In addition, she said U.S. has to sort out its budget dispute between Congress and President Barack Obama. Up against a New Year's deadline, the two sides put off much of their dispute for a few months.
"Good decisions have been made," she said. "Sometimes at the last minute, as in the United States, sometimes laborious and confusingly as in the eurozone," she said. "In 2013 they have to keep up the momentum.
Angel Gurria, the secretary general of the Organization for Economic Cooperation and Development, echoed Lagarde, saying "let's fight complacency with everything we've got, let's continue with the reform process so we can consolidate this hesitant recovery."
Akira Amari, Japan's minister of economic and fiscal policy, underlined the determination of the newly elected government of Prime Minister Shenzo Abe to jolt the country's economy out of its stagnation.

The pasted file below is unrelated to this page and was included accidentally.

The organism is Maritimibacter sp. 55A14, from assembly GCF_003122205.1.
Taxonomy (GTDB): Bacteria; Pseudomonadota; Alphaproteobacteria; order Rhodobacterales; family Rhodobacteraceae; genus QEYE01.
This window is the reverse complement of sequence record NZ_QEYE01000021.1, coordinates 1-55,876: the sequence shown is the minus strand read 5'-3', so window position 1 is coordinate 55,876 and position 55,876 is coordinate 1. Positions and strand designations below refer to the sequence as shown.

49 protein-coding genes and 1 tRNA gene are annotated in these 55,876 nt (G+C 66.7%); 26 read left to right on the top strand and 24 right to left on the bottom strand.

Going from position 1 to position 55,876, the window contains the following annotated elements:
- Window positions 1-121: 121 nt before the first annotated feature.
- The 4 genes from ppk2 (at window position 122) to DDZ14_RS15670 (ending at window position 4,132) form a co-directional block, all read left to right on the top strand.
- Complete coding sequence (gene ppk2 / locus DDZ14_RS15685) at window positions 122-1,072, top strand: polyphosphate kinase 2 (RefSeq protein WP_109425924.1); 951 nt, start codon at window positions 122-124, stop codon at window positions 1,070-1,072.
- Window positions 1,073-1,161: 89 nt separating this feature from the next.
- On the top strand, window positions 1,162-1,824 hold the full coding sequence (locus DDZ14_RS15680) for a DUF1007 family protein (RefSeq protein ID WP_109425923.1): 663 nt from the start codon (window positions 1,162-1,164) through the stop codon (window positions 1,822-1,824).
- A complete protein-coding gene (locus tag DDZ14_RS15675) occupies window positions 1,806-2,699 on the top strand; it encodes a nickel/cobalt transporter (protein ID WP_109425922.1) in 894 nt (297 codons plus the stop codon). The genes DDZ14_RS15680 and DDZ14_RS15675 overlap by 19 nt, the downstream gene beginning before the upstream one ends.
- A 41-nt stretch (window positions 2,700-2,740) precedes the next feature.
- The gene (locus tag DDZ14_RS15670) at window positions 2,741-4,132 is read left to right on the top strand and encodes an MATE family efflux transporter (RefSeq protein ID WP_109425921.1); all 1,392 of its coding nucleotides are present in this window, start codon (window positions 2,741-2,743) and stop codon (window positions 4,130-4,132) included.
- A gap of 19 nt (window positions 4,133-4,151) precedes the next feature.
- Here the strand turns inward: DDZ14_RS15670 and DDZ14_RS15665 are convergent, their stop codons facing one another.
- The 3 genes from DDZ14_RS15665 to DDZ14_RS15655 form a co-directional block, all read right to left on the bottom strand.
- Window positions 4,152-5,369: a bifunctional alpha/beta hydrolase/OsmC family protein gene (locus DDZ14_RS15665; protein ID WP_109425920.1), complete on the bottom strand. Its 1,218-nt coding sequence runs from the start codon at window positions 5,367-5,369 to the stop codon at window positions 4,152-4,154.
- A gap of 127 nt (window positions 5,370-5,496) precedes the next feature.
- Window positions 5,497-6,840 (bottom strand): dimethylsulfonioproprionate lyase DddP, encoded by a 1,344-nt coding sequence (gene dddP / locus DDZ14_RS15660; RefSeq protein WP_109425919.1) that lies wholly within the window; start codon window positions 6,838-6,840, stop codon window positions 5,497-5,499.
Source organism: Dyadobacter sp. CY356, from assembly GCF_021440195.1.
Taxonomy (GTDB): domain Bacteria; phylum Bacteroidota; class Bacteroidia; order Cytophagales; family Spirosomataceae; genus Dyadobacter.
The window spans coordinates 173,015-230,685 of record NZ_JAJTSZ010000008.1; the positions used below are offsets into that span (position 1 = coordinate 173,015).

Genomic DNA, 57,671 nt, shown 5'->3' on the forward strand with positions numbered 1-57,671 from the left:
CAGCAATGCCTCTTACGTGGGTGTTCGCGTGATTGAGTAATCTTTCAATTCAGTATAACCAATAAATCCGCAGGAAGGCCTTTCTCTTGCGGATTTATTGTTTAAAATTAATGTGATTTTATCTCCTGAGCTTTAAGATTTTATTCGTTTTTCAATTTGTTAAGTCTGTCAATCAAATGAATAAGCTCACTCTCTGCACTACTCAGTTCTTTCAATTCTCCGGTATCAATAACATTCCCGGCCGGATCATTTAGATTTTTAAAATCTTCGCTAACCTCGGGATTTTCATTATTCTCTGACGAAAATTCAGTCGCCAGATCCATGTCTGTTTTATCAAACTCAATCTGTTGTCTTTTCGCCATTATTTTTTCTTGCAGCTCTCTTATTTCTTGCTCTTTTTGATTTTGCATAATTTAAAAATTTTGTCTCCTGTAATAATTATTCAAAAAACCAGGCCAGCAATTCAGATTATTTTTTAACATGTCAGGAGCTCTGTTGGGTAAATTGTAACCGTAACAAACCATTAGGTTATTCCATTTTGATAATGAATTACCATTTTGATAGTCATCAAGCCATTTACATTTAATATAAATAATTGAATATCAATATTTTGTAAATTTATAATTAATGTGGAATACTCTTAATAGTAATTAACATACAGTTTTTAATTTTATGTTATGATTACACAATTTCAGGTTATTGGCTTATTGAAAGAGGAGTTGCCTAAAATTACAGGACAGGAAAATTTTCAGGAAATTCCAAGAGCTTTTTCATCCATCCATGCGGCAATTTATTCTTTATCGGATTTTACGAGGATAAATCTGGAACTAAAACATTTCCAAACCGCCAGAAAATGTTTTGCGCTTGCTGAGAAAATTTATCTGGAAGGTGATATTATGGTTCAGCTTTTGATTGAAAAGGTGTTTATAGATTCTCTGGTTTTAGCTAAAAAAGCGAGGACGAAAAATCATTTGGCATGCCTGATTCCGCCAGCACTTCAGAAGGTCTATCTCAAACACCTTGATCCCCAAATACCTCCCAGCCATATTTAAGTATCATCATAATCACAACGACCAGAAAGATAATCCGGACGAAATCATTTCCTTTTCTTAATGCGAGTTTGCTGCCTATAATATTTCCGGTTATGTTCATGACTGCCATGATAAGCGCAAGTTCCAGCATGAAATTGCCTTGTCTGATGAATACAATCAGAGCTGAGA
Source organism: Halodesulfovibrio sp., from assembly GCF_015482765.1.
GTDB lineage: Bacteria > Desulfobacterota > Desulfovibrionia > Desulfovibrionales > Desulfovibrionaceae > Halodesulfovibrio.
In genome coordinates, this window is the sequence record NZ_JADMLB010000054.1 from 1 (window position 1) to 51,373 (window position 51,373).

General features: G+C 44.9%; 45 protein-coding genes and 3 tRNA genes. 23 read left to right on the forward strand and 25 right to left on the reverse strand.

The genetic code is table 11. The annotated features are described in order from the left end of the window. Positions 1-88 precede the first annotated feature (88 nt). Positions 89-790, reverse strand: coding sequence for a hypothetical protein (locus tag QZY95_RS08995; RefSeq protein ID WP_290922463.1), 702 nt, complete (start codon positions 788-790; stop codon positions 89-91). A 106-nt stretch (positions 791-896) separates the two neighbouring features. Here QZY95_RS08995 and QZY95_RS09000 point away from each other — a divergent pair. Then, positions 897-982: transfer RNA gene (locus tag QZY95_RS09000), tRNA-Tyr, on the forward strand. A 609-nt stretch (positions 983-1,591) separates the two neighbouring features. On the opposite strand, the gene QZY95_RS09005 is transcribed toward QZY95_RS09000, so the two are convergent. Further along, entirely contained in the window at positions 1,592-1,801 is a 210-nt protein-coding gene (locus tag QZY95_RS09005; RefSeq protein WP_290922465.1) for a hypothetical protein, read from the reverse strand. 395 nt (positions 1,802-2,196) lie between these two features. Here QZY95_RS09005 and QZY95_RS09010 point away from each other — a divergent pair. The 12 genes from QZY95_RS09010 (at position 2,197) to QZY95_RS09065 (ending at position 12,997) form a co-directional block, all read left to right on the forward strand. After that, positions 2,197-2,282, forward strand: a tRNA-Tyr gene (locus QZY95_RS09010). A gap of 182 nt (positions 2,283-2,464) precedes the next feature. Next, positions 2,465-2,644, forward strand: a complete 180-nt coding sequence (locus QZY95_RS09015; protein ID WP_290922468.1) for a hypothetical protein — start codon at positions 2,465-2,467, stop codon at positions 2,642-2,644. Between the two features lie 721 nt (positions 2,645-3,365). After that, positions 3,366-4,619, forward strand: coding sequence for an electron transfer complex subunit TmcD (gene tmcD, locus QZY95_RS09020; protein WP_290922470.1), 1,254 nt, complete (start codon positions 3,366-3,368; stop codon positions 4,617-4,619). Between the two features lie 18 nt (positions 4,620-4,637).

And the head of Canada's central bank, Mark Carney, said the world's major economies, so far supported by central bank stimulus such as low interest rates, needed to "achieve escape velocity" in which growth becomes self-sustaining. Carney, who is due to become governor of the Bank of England in June, said the eurozone had been stabilized by an offer by the European Central Bank to buy government bonds of indebted countries and lower their borrowing costs.
Yet Carney said the ECB move was "crucial but not decisive" without progress on banking union and reforms to increase growth.
He said policy makers "have to finish the job they have started."